Original release: September 13th, ampoule 1978
Running time: 94 minutes
Writer and director: Terrence Malick
Composer: Ennio Morricone
Cast: Richard Gere, Brooke Adams, Sam Shepard, Linda Manz
Terrence Malick holds a unique place in my personal canon of film directors, partly because I discovered his films at a watershed moment when a passing interest in cinema was turning into something more consuming. His films fuse a European formalism and philosophical seriousness with a classically American pastoral aesthetic and sense of nostalgia. They hover somewhere around the boundary between the popular and the recondite, giving them the character of a strange cultural hybrid.
Malick’s debut feature, Badlands, is superficially a classic American crime film concerning a young runaway couple, borrowing from Bonnie And Clyde and the long prehistory of road trip narratives that forms a central current in the American cultural imagination, from Twain to Kerouac, The Wizard Of Oz to Easy Rider. Yet this traditional material is refashioned by the modernist narrative device of the unreliable narrator. This casts an uncertain light on its nostalgic aesthetic and throws the focus narcissistically back onto the film’s form as the key to its meaning.
Though Malick has never completely shed his connections with classically American cinematic tropes, his films have become progressively more abstract and formally adventurous. His later films are ponderously paced and heavily aestheticized visual poems, seemingly influenced by Andrei Tarkovsky. Meditations on time, memory and spirituality, they are also investigations of the relationship between form and content.
Days Of Heaven sits at the intersection of early and late Malick, retaining some of the cohesion of Badlands while pointing the way to the more ruminative style of The Thin Red Line, The New World and The Tree of Life.
Like Badlands, Days Of Heaven hinges on an unexplained murder, concerns a runaway couple, and is narrated by a naïve observer (in this case a young sibling, Linda) who only passively participates in the events it concerns. The plot is melodramatic. The male protagonist, Bill – played with taciturn reserve by a young Richard Gere – is romantic and rebellious but shackled to a dead-end job in a Chicago factory and bereft of money or prospects. Early in the film he gets into an argument with a foreman in the factory (we can’t hear what it’s about), and in a moment of rage hits him round the head with a fairly hefty-looking spade, apparently killing him.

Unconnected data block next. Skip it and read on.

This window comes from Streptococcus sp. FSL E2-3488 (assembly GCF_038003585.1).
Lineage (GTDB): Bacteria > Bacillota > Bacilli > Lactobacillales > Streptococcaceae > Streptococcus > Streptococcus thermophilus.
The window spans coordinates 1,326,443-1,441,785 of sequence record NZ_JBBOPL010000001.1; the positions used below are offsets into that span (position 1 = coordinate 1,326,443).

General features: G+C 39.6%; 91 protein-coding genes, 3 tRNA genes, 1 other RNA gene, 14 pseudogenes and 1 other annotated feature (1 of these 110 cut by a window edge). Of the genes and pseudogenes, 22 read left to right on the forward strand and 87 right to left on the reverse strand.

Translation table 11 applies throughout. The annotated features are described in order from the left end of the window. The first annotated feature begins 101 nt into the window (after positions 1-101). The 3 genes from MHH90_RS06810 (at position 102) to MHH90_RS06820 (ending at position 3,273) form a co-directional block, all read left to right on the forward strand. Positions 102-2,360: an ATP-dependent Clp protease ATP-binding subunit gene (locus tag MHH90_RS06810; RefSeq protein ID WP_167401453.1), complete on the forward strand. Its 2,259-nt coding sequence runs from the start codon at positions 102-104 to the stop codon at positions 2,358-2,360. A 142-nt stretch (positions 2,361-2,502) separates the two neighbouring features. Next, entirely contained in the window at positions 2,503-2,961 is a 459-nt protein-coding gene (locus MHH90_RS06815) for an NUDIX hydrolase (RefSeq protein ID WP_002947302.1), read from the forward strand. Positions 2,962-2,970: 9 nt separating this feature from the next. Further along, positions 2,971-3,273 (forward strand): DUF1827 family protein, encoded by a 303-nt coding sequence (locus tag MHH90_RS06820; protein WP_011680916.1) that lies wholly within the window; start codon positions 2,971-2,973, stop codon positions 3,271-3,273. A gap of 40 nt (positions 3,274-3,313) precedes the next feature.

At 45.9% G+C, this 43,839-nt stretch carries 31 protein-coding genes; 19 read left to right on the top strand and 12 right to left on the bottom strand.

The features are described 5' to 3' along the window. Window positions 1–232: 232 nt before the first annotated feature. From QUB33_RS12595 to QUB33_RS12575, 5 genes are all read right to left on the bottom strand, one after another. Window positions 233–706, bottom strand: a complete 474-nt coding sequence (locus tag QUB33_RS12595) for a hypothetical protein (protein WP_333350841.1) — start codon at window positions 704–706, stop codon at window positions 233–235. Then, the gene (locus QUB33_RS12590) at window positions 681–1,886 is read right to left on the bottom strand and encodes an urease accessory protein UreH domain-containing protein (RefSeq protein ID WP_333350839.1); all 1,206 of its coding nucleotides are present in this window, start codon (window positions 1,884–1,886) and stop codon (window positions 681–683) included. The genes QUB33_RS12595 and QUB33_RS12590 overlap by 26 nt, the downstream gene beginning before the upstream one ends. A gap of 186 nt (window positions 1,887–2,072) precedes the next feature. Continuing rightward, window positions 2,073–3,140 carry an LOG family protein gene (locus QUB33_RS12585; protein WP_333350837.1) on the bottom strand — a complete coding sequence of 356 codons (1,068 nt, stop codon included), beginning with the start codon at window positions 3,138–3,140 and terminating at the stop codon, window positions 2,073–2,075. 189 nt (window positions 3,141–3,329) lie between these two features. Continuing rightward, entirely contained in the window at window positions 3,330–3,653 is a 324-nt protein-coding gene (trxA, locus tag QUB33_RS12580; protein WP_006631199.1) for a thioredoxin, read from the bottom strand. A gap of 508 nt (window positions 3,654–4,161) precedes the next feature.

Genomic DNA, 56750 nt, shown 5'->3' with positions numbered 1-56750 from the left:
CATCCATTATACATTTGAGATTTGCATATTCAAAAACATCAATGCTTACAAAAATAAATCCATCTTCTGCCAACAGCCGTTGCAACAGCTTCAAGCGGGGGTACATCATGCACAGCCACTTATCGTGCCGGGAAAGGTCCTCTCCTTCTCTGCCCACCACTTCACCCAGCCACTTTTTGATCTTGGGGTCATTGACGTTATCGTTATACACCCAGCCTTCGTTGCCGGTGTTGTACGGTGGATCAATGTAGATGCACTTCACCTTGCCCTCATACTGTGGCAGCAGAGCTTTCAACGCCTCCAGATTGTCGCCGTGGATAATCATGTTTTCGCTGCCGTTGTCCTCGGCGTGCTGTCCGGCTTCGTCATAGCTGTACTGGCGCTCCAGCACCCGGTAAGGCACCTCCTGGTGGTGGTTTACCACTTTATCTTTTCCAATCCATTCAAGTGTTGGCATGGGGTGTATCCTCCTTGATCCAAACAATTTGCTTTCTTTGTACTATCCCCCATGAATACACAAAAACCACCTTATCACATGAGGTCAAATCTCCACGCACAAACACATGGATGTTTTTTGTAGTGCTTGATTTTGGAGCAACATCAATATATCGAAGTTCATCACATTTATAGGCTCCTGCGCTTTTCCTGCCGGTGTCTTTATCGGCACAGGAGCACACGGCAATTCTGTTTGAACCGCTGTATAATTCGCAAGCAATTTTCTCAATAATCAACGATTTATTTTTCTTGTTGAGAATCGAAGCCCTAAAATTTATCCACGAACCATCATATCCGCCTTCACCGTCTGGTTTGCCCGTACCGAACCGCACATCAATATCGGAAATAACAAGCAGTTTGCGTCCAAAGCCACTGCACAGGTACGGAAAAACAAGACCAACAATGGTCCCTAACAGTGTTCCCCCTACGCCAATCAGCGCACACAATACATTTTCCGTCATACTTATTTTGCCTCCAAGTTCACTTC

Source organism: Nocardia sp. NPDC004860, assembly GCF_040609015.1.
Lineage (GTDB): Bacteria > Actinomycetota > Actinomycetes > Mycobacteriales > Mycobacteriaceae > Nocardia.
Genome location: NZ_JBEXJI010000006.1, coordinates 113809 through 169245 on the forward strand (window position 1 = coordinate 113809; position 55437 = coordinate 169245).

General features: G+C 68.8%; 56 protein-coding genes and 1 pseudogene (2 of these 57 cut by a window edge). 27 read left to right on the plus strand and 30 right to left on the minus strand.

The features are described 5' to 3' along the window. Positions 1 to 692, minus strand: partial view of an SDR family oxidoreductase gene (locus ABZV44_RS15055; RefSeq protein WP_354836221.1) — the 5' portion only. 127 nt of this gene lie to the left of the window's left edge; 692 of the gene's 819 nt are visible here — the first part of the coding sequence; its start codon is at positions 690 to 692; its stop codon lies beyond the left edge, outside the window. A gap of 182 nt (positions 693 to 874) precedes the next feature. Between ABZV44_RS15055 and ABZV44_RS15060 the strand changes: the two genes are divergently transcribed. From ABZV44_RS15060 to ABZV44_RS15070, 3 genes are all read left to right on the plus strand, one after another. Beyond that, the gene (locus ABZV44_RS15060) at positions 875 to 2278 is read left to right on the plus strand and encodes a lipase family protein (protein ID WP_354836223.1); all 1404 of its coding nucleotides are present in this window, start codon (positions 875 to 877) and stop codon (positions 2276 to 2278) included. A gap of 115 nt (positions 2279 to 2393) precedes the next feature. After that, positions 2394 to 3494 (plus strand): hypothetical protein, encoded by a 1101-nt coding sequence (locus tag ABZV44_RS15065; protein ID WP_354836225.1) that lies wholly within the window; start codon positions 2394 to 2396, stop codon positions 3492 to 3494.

From here, rather than explaining what has happened and why, Malick simply cuts to a romanticized shot of Bill, his girlfriend Abby, and his little sister, Linda (the narrator) on top of a freight train, chugging through the autumnal countryside. Malick loves these juxtapositions and playfully oblique presentations – fairytale sentimentality interspersed with violence and squalor, toil and mundanity presented with the stylised indulgence of a perfume advert.
The three flee south to the Texas Panhandle, where the rest of the film is set. Pretending that Bill and Abby are brother and sister, they find work as underpaid and exploited migrant labourers harvesting corn for a rich and lonely young farmer. When the farmer in question falls for Abby, she accepts his advances in order to help the three of them trick their way out of poverty, all the while maintaining her clandestine relationship with Bill, her supposed sibling. This love triangle leads to further murder and melodrama, all overlaid by the strange, rambling voiceover of Bill’s little sister, Linda.